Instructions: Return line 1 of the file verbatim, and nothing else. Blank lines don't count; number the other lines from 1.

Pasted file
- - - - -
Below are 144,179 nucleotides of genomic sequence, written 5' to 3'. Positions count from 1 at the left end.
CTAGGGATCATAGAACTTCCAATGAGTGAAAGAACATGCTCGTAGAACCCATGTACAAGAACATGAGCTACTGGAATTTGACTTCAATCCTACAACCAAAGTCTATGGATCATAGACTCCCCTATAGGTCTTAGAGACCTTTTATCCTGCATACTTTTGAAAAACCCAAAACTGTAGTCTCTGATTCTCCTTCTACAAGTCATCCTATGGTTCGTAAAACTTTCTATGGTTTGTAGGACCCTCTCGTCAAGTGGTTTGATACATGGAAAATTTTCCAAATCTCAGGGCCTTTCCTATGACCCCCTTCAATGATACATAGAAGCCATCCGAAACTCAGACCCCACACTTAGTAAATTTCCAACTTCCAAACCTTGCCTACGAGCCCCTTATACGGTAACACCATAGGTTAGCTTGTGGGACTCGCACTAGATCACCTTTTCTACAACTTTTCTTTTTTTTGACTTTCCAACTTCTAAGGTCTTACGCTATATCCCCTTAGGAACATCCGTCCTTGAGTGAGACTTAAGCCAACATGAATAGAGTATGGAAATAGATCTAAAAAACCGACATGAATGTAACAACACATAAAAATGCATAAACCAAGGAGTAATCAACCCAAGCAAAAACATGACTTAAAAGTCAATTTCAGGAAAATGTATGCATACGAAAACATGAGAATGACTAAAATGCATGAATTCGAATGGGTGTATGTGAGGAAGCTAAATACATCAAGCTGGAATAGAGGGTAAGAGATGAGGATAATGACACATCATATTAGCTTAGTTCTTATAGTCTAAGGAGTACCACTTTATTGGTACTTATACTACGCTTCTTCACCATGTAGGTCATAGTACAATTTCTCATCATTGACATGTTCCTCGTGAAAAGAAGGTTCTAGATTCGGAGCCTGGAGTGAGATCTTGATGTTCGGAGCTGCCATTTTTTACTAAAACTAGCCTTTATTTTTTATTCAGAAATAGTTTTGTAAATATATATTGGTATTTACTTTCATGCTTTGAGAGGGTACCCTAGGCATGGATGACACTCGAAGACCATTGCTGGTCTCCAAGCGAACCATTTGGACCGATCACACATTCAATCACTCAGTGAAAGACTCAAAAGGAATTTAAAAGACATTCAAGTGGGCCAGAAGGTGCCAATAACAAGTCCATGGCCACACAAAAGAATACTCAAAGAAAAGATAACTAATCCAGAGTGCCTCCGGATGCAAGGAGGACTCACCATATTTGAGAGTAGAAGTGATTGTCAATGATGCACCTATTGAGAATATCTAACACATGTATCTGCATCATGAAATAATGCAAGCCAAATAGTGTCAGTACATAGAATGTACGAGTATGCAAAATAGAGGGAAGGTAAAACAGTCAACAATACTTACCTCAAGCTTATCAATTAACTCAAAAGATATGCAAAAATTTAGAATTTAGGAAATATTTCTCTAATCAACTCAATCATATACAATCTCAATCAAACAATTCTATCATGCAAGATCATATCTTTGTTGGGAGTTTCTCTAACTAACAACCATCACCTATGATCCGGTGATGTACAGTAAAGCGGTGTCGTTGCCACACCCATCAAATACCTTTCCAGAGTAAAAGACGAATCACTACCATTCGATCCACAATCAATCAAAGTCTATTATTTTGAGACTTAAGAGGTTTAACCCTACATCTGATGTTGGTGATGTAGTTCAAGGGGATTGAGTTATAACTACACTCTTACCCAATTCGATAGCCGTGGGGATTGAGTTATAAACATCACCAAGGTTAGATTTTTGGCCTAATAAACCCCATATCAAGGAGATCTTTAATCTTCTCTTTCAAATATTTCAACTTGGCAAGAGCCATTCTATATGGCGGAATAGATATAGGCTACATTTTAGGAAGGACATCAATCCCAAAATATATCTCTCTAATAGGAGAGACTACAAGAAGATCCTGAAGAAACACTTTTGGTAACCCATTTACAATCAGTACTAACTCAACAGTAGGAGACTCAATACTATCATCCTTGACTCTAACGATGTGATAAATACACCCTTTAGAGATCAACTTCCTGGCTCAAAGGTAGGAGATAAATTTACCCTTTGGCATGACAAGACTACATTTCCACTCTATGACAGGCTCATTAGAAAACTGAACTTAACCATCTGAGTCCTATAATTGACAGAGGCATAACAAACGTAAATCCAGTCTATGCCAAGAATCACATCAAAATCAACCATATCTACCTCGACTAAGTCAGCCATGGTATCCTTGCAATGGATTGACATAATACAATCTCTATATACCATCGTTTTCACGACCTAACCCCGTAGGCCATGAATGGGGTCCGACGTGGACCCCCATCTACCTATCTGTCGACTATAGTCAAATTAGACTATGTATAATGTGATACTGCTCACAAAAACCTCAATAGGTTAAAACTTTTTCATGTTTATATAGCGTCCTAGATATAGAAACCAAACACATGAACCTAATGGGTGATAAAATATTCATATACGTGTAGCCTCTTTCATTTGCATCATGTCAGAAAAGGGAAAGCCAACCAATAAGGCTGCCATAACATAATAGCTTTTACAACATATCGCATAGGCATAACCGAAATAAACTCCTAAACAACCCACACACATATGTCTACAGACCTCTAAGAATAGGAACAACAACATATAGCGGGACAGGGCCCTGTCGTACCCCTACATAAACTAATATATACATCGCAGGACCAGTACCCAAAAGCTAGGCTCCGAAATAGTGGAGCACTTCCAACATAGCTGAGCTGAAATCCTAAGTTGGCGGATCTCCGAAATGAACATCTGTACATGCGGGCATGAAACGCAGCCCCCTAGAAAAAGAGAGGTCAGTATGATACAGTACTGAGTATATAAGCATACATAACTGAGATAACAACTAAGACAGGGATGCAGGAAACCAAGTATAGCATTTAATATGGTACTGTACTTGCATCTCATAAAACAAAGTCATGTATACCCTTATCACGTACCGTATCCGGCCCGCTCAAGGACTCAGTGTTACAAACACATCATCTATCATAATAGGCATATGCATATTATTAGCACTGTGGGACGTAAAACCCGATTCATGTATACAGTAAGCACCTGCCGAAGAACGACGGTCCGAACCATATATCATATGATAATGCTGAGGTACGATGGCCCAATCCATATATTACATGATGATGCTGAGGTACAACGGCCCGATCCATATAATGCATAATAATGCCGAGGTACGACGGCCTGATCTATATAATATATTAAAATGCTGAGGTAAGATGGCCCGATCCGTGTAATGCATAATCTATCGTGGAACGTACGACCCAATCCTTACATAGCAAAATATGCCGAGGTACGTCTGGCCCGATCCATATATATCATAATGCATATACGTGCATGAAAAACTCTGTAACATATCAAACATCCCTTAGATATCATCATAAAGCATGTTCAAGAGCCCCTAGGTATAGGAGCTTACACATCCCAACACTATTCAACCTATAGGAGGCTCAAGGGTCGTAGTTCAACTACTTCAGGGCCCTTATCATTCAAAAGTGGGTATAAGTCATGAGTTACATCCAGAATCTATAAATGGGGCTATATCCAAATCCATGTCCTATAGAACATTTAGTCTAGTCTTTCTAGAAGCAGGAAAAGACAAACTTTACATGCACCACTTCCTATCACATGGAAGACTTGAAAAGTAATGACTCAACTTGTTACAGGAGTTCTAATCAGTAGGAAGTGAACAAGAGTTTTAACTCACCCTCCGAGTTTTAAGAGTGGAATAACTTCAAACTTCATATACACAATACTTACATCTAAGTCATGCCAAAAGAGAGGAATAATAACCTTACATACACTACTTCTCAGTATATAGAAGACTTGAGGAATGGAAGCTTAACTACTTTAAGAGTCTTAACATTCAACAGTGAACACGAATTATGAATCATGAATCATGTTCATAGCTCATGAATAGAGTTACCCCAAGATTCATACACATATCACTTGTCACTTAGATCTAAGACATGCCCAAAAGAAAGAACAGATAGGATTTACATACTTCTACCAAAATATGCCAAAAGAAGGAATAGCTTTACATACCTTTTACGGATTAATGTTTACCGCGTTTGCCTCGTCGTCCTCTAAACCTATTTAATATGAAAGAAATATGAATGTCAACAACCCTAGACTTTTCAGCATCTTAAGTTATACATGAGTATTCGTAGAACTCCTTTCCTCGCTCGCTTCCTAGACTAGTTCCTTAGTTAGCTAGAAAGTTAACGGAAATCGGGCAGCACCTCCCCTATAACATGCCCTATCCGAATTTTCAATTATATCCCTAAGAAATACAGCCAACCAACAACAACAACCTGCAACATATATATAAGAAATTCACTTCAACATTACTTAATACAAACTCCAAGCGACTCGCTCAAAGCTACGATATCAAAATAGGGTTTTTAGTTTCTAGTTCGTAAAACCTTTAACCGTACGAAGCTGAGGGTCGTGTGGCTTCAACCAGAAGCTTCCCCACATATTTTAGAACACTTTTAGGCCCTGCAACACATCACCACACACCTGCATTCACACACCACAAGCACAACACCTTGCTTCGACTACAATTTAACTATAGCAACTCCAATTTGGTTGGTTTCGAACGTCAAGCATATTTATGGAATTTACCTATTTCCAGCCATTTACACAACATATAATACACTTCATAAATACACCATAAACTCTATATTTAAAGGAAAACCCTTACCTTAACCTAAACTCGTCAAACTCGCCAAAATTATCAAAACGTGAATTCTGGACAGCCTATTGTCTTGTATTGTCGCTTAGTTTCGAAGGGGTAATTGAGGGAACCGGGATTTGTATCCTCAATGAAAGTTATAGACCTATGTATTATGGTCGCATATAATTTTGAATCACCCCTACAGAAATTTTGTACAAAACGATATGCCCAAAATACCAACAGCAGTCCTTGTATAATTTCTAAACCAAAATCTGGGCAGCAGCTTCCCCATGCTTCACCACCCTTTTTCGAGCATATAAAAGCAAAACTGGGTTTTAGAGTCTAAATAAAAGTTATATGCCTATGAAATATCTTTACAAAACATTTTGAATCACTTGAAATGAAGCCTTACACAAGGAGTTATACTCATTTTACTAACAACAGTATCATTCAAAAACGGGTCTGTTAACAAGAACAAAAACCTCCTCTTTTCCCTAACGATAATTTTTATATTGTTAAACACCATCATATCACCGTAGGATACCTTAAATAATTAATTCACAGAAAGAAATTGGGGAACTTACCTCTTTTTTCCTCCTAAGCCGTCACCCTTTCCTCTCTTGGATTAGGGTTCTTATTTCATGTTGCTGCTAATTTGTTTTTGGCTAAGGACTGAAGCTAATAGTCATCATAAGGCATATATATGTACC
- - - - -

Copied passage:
Below are 144,179 nucleotides of genomic sequence, written 5' to 3'. Positions count from 1 at the left end.